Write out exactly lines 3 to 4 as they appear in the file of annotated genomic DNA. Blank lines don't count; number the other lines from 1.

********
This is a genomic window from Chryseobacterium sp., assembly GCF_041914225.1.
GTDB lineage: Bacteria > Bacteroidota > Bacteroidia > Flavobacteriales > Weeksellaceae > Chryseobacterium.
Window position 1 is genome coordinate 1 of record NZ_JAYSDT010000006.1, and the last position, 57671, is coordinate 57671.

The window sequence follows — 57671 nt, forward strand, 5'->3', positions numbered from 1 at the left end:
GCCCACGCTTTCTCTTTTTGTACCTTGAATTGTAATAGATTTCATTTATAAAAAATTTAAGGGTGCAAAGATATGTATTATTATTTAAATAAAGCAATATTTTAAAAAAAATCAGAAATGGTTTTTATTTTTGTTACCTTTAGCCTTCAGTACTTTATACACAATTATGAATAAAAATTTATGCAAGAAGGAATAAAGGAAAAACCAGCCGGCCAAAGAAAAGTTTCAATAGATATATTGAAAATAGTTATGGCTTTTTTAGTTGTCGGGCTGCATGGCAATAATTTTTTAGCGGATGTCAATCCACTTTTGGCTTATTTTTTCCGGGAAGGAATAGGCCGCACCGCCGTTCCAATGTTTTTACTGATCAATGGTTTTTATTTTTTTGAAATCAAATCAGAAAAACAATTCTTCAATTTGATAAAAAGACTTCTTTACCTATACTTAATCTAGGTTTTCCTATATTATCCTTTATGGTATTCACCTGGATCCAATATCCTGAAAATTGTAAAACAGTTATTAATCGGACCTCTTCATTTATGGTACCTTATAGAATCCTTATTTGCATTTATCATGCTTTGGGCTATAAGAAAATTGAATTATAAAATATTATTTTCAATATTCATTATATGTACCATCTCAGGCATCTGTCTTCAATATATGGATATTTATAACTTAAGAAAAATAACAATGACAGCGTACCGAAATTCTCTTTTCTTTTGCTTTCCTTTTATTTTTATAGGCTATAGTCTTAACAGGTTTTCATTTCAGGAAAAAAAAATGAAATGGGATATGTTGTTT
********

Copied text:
Window position 1 is genome coordinate 1 of record NZ_JAYSDT010000006.1, and the last position, 57671, is coordinate 57671.

The window sequence follows — 57671 nt, forward strand, 5'->3', positions numbered from 1 at the left end: